Posted by: Attic Pictures
Cast: Prospero – Dalben (The Black Cauldron), Miranda – Aurora (Sleeping Beauty), Ferdinand – John Smith (Pocahontas), Ariel – Spring Sprite (Fantasia 2000), Caliban – Quasimodo (The Hunchback of Notre Dame), Alonso – King Stefan (Sleeping Beauty), Antonio – Frollo (The Hunchback of Notre Dame), Gonzalo – King Hubert (Sleeping Beauty), Trinculo – Wiggins (Pocahontas), Sebastian – Ben (Pocahontas), Stephano – Lon (Pocahontas)
Credits: Editor: [Micah Lee]; music from ‘Fantastic Garden’ (Coraline) – Bruno Coulais, ‘Ship At Sea’ (Pocahontas) – Alan Menken, ‘Flow Like Water’ (The Last Airbender) – James Newton Howard, ‘To the Stars’ (Dragonheart) – Randy Edelman
This ingenious mashup does what the best of the genre should do, which is to achieve a dream. In this case the dream is a Walter Disney feature film of The Tempest, which clips from Disney films being appropriated to create a trailer for the film that will never be. to be honest, some might worry what Disney would do with The Tempest to make it palatable for the masses (Trinculo and Stephano as comically accident-prone animals would seem to be inevitable), but it couldn’t be too far away from this. The editor has taken clips from The Black Cauldron, Pocahontas, Sleeping Beauty, The Hunchback of Notre Dame (for Caliban, of course), and Fantasia 2000, the ‘Firebird Suite’ sequence, for the most interesting borrowing, that of the Sprite as Ariel. There are also some sound clips lifted from Julie Taymor’s feature film The Tempest as Shakespeare’s words are neatly dubbed onto Disney’s images.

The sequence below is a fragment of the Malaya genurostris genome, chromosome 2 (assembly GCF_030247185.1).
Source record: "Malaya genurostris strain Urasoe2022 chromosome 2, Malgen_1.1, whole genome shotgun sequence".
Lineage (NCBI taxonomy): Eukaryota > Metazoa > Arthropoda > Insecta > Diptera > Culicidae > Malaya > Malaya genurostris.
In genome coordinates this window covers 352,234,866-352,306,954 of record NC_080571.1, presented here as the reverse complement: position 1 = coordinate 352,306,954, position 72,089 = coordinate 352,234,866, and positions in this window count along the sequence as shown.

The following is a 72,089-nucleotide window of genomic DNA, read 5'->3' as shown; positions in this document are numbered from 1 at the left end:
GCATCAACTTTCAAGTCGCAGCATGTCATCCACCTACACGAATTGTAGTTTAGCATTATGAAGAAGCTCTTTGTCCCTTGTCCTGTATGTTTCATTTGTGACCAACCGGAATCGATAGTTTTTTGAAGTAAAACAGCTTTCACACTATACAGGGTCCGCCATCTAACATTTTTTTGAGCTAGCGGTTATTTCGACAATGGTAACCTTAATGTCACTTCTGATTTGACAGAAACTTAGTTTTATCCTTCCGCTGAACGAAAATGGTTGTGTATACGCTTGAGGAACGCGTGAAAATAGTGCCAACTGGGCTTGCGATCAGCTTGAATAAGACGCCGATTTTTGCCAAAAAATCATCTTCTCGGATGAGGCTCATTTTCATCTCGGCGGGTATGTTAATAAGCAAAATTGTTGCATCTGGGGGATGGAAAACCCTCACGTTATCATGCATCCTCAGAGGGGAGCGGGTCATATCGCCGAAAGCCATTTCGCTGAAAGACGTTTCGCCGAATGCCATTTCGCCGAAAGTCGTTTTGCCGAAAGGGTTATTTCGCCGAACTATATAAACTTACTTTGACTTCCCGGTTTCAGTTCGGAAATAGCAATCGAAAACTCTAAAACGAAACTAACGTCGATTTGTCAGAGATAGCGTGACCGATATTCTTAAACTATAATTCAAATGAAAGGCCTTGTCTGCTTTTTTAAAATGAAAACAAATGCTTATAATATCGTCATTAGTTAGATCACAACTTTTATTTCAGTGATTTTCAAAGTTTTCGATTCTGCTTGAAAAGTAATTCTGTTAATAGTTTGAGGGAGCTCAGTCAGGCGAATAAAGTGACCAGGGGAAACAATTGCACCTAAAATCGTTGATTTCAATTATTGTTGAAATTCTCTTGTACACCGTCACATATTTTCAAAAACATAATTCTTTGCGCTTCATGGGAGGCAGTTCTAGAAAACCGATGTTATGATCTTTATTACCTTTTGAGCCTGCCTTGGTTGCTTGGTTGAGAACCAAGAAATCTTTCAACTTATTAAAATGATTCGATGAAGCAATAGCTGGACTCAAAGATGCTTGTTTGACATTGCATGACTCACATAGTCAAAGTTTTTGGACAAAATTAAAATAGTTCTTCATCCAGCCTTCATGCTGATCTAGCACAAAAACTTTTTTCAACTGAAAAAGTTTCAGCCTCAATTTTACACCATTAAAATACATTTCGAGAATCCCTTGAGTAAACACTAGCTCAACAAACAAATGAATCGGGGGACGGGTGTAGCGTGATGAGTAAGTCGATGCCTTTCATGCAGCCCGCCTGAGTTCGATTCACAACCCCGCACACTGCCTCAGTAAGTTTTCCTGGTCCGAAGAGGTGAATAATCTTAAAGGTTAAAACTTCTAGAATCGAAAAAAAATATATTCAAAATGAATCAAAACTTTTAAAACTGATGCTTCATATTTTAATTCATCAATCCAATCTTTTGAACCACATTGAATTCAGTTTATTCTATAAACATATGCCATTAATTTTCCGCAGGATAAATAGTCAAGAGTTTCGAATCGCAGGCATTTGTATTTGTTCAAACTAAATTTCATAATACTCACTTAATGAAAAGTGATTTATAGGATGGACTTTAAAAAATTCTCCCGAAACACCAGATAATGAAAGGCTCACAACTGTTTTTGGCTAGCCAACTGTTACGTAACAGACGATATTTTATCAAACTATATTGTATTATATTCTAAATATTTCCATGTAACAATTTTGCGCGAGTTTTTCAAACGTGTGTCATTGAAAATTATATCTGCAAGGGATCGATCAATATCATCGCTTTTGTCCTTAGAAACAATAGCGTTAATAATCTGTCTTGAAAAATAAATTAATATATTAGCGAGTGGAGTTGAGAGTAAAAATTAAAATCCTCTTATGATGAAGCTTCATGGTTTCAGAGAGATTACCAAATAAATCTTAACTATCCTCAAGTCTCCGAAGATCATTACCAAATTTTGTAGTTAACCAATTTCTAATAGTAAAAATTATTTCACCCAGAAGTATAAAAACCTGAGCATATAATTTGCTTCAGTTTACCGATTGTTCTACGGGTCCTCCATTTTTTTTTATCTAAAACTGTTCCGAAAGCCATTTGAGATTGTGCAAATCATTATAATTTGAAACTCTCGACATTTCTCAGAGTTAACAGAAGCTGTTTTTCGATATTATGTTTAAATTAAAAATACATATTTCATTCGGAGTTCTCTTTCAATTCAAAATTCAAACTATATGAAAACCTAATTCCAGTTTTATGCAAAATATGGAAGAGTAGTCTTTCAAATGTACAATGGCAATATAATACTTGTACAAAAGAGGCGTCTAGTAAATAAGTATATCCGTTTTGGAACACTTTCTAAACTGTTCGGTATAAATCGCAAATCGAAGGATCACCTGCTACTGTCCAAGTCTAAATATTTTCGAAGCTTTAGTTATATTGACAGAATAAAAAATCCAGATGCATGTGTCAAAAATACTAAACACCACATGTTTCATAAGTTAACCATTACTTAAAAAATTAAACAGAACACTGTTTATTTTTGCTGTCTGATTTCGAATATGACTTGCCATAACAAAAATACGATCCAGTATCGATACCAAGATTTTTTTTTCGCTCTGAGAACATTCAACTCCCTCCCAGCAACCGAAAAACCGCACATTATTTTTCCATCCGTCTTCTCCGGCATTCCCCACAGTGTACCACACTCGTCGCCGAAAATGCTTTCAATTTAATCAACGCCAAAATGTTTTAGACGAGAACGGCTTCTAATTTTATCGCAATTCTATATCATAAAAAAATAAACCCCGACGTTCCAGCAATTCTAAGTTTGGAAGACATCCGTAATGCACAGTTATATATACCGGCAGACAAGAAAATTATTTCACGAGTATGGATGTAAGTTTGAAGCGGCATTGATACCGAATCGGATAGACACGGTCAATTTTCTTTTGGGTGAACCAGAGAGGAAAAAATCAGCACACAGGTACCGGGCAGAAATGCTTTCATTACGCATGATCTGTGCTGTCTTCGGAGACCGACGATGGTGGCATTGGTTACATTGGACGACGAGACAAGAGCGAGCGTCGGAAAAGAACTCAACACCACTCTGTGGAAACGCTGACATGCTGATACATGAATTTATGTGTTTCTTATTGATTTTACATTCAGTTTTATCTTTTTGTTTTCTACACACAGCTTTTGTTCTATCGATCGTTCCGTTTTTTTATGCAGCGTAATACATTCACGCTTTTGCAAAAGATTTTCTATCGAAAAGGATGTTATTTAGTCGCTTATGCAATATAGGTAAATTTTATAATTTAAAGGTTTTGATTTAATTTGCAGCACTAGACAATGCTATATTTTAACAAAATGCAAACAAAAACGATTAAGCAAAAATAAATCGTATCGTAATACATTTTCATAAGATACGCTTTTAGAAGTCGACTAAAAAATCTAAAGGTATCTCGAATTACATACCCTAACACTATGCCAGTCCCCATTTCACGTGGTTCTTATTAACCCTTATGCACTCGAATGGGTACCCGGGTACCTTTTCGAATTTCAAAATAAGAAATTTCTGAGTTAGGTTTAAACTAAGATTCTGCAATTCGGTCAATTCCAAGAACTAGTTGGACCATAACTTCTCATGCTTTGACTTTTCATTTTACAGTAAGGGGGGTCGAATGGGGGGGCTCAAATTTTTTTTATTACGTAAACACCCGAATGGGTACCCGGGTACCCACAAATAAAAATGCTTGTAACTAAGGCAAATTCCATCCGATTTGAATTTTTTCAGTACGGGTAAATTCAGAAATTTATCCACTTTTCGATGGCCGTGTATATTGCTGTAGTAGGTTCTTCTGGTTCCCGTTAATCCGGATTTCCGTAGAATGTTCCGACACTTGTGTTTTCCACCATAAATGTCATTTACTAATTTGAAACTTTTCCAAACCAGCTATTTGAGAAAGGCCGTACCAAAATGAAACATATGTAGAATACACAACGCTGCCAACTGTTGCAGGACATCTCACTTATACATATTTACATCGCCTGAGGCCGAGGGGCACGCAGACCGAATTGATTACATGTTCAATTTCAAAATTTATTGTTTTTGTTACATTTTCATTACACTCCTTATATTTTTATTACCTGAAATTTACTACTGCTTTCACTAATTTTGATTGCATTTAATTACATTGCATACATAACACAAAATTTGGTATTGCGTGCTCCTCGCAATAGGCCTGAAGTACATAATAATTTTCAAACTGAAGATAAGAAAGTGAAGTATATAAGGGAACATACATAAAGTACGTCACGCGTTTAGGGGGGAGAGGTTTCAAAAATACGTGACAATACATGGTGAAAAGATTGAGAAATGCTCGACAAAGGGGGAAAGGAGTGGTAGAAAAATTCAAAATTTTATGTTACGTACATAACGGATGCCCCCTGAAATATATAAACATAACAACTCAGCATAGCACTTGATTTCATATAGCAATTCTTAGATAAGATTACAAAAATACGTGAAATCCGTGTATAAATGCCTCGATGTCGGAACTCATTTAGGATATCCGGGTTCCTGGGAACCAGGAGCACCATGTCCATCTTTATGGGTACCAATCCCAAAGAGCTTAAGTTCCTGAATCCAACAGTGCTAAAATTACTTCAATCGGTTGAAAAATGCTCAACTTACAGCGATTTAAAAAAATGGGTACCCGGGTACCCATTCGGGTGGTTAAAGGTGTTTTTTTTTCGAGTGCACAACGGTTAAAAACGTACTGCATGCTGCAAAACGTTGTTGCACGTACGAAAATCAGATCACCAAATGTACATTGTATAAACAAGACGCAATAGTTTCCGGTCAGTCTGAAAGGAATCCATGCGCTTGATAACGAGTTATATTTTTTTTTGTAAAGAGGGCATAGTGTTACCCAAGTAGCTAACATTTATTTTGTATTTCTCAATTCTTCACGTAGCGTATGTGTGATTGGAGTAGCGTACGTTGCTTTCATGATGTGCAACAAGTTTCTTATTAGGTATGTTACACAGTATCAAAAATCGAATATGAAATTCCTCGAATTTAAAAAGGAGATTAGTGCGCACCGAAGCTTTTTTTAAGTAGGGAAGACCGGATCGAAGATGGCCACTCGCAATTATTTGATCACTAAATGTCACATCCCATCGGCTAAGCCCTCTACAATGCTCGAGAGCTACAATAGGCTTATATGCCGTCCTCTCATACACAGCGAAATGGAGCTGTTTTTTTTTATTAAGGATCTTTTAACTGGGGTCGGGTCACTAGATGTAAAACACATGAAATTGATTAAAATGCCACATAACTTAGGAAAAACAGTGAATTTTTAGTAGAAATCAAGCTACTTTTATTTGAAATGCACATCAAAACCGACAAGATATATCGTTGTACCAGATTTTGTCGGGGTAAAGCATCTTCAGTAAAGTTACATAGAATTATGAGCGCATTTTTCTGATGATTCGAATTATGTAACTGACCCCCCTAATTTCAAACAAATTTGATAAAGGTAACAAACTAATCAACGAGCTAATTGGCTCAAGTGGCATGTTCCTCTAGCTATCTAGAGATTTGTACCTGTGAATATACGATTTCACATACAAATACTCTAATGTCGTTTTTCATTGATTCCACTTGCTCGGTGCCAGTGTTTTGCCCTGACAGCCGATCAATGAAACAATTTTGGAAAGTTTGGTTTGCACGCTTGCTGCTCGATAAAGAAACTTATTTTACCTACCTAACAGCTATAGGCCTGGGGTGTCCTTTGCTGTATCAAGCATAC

The video is the work of American actor Micah Lee who specialises in re-edits of Disney films, pushing at the boundaries of what one can do with such valued product under US Fair Use laws. The result clearly took a huge amount of effort, bred of a great affection for Disney’s work as well as great knowledge of the films. The sequences flow together smoothly and logically, supported by film music scores applied with equal artfulness. It tells us something of the fairy tale roots of Shakespeare’s play, but also how Disney has squeezed the European storytelling tradition into the one unyielding mould. Somewhere in Disney Studios someone may be looking at this video, half-thinking to call the lawyer, but also half-thinking that here might the next good idea for them. If Hamlet could give us The Lion King …